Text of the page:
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2 November 2011 Real-time numerical reconstruction of digitally recorded holograms
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The numerical reconstruction of digitally recorded holograms has constituted the bottle neck for real-time digital holography. The reconstruction process can be understood as the diffraction that undergoes a wavefront as it illuminates the digitally recorded hologram. As this process is done numerically, the reconstruction of a M × N pixels hologram into an image of similar dimensions is an operation with a Ο (M × N)2 complexity. The diffraction process can be represented by a Fresnel transform or a scalable convolution of the recorded hologram. In these representations the numerical reconstruction has a complexity of Ο (M × log N)2, still quite demanding computationally if the holograms are of 2048 × 2048 pixels. In this work, the power provided by a Graphics Processing Unit (GPU) is used to accelerate the numerical reconstruction of digitally recorded holograms. The methodology is supported on the parallelization of typical Fresnel transform and scalable reconstruction algorithms. On reconstructing holograms of 2048 × 2048 pixels, the reconstruction is speeded up 20 times for the former method and 11 times for the scalable convolution. For holograms of 1024 × 1024, the accelerated reconstruction methods allow for real-time digital holography.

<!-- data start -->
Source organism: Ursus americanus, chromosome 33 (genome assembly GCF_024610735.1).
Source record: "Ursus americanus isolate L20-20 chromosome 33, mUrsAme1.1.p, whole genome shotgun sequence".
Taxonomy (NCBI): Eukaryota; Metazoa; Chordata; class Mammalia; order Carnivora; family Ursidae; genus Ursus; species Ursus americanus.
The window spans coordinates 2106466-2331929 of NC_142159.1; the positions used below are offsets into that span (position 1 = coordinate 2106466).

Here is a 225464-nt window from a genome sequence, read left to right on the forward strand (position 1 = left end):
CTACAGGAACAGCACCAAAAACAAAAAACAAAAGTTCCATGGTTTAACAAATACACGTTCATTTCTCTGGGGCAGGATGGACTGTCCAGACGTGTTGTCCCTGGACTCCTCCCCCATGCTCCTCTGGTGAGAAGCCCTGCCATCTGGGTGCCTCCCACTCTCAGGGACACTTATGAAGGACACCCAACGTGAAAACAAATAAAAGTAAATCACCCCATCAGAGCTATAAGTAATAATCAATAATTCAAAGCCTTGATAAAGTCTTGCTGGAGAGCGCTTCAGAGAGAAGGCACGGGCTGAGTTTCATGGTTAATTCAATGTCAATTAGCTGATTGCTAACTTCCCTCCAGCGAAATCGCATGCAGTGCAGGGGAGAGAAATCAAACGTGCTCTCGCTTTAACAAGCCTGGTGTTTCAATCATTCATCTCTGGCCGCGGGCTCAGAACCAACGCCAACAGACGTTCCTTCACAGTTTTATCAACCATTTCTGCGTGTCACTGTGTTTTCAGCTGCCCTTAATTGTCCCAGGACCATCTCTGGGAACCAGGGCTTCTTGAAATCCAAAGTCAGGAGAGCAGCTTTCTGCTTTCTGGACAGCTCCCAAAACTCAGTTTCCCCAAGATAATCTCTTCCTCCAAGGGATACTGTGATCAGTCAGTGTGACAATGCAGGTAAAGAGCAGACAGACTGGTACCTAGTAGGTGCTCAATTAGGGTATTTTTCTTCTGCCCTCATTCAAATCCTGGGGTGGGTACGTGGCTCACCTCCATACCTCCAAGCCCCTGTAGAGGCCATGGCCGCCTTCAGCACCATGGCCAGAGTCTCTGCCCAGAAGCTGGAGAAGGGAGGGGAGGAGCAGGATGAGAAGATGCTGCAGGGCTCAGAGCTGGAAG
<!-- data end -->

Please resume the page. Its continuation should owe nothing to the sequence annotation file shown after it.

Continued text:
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Carlos Trujillo, John F. Restrepo, and J. Garcia-Sucerquia "Real-time numerical reconstruction of digitally recorded holograms", Proc. SPIE 8011, 22nd Congress of the International Commission for Optics: Light for the Development of the World, 80116T (2 November 2011);

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